Aq qalpaq is a headdress for men made of felt with different cut variations. Without going into details of the cut, it has a conical shape with a narrow high crown and a rounded or pointed crown. The lower parts were curved and formed wide fields. They were sewn with a strip of black or red fabric. The shape, reminiscent of a mountain and an elevation, goes back to the ancient Turkic cult of the Mountain of the World.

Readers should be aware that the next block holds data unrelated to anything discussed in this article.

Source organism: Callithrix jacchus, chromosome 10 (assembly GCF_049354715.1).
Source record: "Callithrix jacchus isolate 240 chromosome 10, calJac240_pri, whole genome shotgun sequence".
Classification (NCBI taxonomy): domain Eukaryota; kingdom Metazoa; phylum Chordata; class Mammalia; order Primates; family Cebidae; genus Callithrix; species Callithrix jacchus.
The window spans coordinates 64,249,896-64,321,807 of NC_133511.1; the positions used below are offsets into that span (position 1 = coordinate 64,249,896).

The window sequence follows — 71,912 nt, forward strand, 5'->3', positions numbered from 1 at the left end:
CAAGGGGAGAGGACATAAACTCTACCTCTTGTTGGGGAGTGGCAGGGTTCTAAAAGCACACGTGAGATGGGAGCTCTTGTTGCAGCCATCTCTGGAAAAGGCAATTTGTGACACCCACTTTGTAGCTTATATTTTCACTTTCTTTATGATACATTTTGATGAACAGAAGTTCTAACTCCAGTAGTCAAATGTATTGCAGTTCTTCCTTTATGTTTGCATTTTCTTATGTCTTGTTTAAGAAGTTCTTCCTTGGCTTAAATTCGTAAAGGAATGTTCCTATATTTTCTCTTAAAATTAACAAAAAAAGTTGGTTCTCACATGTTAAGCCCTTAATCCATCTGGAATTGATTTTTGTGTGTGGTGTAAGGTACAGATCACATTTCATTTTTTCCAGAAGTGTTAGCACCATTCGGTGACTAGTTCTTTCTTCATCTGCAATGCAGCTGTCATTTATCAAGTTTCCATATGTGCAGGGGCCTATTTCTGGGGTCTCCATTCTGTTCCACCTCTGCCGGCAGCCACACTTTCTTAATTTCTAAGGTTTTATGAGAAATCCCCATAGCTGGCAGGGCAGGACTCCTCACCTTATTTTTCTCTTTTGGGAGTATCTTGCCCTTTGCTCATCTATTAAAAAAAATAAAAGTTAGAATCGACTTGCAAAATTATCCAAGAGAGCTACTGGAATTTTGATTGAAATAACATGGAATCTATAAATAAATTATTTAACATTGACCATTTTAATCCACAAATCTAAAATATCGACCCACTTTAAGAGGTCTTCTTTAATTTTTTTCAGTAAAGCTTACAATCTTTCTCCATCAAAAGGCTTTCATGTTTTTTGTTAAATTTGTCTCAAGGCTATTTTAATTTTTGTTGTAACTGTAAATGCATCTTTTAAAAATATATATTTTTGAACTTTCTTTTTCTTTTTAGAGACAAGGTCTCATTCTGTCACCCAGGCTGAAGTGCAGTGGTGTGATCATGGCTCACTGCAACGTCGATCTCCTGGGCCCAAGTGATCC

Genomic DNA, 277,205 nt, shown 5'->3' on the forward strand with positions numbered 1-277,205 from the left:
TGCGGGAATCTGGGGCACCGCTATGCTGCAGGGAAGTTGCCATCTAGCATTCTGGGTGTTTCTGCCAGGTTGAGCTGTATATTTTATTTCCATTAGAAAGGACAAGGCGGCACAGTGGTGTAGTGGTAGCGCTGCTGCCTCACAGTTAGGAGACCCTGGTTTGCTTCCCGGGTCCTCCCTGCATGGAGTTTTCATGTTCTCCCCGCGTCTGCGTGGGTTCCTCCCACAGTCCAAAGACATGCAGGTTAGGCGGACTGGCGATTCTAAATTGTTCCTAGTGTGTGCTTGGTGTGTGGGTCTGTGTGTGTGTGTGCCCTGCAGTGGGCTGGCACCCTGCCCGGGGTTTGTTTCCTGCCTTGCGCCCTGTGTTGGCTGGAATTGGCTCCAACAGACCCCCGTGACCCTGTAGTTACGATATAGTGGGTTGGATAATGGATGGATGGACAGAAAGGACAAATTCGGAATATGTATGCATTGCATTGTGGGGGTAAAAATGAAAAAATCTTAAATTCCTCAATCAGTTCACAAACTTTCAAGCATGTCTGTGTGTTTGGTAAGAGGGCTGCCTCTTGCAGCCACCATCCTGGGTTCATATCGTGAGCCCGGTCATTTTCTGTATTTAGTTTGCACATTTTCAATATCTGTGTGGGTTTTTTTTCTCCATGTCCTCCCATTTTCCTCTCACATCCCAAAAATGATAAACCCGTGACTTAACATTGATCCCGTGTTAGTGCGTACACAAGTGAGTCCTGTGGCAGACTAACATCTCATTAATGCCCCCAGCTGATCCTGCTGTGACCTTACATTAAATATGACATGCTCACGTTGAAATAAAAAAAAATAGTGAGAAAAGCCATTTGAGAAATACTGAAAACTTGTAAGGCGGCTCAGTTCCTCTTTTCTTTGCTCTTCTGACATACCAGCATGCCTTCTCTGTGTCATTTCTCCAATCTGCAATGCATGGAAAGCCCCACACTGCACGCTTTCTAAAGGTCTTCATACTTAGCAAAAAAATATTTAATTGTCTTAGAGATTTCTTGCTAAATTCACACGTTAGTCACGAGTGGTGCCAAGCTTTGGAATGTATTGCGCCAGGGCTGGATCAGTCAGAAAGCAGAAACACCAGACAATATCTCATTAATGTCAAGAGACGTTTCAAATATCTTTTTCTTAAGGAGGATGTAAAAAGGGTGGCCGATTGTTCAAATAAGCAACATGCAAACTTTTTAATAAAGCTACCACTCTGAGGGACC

A similar headdress is still popular among the Kyrgyz, who consider it a symbol of mountains and purity. Experts note that pointed and cone-shaped felt headdresses have a thousand-year history and were a symbol of rulers and kings. Of particular importance is the “ayir qalpaq”, which refers to the sacred (upper, heavenly) world. The main decorations were symbols and signs – a horse, a bird, an argali, the world tree, etc. The ayir qalpaq was richly embroidered with silk and bobbin lace. Historians believe that this headdress served as a crown (“täzh” – in Kazakh) and was an indispensable attribute of the traditional costume of the Chingizids (the ruling elite).